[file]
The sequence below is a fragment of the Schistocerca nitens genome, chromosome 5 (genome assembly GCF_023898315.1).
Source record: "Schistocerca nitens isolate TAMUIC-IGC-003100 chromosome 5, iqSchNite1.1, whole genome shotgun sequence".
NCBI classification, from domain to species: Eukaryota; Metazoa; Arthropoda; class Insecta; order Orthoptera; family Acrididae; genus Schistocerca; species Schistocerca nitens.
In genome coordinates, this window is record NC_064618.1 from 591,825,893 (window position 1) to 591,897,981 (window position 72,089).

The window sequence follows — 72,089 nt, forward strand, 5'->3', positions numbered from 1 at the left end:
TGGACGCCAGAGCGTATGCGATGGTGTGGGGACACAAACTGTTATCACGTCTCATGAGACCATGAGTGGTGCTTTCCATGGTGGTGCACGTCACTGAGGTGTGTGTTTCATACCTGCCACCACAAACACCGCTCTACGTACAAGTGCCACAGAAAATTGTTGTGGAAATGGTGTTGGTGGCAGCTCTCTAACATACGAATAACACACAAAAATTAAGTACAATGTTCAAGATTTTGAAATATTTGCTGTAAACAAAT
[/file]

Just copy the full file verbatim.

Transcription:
The sequence below is a fragment of the Schistocerca nitens genome, chromosome 5 (genome assembly GCF_023898315.1).
Source record: "Schistocerca nitens isolate TAMUIC-IGC-003100 chromosome 5, iqSchNite1.1, whole genome shotgun sequence".
NCBI classification, from domain to species: Eukaryota; Metazoa; Arthropoda; class Insecta; order Orthoptera; family Acrididae; genus Schistocerca; species Schistocerca nitens.
In genome coordinates, this window is record NC_064618.1 from 591,825,893 (window position 1) to 591,897,981 (window position 72,089).

The window sequence follows — 72,089 nt, forward strand, 5'->3', positions numbered from 1 at the left end:
TGGACGCCAGAGCGTATGCGATGGTGTGGGGACACAAACTGTTATCACGTCTCATGAGACCATGAGTGGTGCTTTCCATGGTGGTGCACGTCACTGAGGTGTGTGTTTCATACCTGCCACCACAAACACCGCTCTACGTACAAGTGCCACAGAAAATTGTTGTGGAAATGGTGTTGGTGGCAGCTCTCTAACATACGAATAACACACAAAAATTAAGTACAATGTTCAAGATTTTGAAATATTTGCTGTAAACAAAT